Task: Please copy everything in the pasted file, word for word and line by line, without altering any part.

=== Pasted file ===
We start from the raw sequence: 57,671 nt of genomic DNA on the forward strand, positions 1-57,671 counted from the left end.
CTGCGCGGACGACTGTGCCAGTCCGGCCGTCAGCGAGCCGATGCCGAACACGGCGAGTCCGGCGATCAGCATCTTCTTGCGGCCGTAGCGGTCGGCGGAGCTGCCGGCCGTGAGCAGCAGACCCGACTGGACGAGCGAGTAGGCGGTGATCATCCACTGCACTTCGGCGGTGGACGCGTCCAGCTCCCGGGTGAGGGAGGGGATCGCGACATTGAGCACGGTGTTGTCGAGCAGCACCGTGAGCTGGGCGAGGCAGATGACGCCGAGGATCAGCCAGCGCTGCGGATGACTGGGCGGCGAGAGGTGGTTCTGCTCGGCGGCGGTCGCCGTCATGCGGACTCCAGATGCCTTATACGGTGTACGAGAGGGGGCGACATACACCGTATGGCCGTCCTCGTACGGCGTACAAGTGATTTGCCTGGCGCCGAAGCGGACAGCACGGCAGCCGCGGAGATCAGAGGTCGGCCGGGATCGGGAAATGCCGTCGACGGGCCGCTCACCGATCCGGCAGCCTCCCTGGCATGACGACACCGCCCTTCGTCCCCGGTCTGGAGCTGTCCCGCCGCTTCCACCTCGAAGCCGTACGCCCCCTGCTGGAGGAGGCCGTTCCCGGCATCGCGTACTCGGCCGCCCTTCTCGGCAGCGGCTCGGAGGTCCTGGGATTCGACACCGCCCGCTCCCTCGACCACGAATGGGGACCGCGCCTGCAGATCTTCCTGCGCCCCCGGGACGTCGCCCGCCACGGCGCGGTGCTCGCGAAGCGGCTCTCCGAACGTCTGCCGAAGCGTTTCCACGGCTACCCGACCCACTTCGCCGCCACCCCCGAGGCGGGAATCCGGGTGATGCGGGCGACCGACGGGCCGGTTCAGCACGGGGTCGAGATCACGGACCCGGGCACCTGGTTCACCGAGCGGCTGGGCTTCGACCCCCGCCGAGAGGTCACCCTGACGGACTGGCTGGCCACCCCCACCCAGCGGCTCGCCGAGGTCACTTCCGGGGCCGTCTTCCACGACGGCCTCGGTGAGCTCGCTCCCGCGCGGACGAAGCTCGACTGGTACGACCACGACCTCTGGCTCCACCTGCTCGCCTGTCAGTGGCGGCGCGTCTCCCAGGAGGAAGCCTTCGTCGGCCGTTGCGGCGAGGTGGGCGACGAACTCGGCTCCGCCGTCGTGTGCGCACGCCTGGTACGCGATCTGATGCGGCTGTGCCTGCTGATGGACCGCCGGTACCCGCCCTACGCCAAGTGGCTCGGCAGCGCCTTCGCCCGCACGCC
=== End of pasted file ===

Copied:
We start from the raw sequence: 57,671 nt of genomic DNA on the forward strand, positions 1-57,671 counted from the left end.
CTGCGCGGACGACTGTGCCAGTCCGGCCGTCAGCGAGCCGATGCCGAACACGGCGAGTCCGGCGATCAGCATCTTCTTGCGGCCGTAGCGGTCGGCGGAGCTGCCGGCCGTGAGCAGCAGACCCGACTGGACGAGCGAGTAGGCGGTGATCATCCACTGCACTTCGGCGGTGGACGCGTCCAGCTCCCGGGTGAGGGAGGGGATCGCGACATTGAGCACGGTGTTGTCGAGCAGCACCGTGAGCTGGGCGAGGCAGATGACGCCGAGGATCAGCCAGCGCTGCGGATGACTGGGCGGCGAGAGGTGGTTCTGCTCGGCGGCGGTCGCCGTCATGCGGACTCCAGATGCCTTATACGGTGTACGAGAGGGGGCGACATACACCGTATGGCCGTCCTCGTACGGCGTACAAGTGATTTGCCTGGCGCCGAAGCGGACAGCACGGCAGCCGCGGAGATCAGAGGTCGGCCGGGATCGGGAAATGCCGTCGACGGGCCGCTCACCGATCCGGCAGCCTCCCTGGCATGACGACACCGCCCTTCGTCCCCGGTCTGGAGCTGTCCCGCCGCTTCCACCTCGAAGCCGTACGCCCCCTGCTGGAGGAGGCCGTTCCCGGCATCGCGTACTCGGCCGCCCTTCTCGGCAGCGGCTCGGAGGTCCTGGGATTCGACACCGCCCGCTCCCTCGACCACGAATGGGGACCGCGCCTGCAGATCTTCCTGCGCCCCCGGGACGTCGCCCGCCACGGCGCGGTGCTCGCGAAGCGGCTCTCCGAACGTCTGCCGAAGCGTTTCCACGGCTACCCGACCCACTTCGCCGCCACCCCCGAGGCGGGAATCCGGGTGATGCGGGCGACCGACGGGCCGGTTCAGCACGGGGTCGAGATCACGGACCCGGGCACCTGGTTCACCGAGCGGCTGGGCTTCGACCCCCGCCGAGAGGTCACCCTGACGGACTGGCTGGCCACCCCCACCCAGCGGCTCGCCGAGGTCACTTCCGGGGCCGTCTTCCACGACGGCCTCGGTGAGCTCGCTCCCGCGCGGACGAAGCTCGACTGGTACGACCACGACCTCTGGCTCCACCTGCTCGCCTGTCAGTGGCGGCGCGTCTCCCAGGAGGAAGCCTTCGTCGGCCGTTGCGGCGAGGTGGGCGACGAACTCGGCTCCGCCGTCGTGTGCGCACGCCTGGTACGCGATCTGATGCGGCTGTGCCTGCTGATGGACCGCCGGTACCCGCCCTACGCCAAGTGGCTCGGCAGCGCCTTCGCCCGCACGCC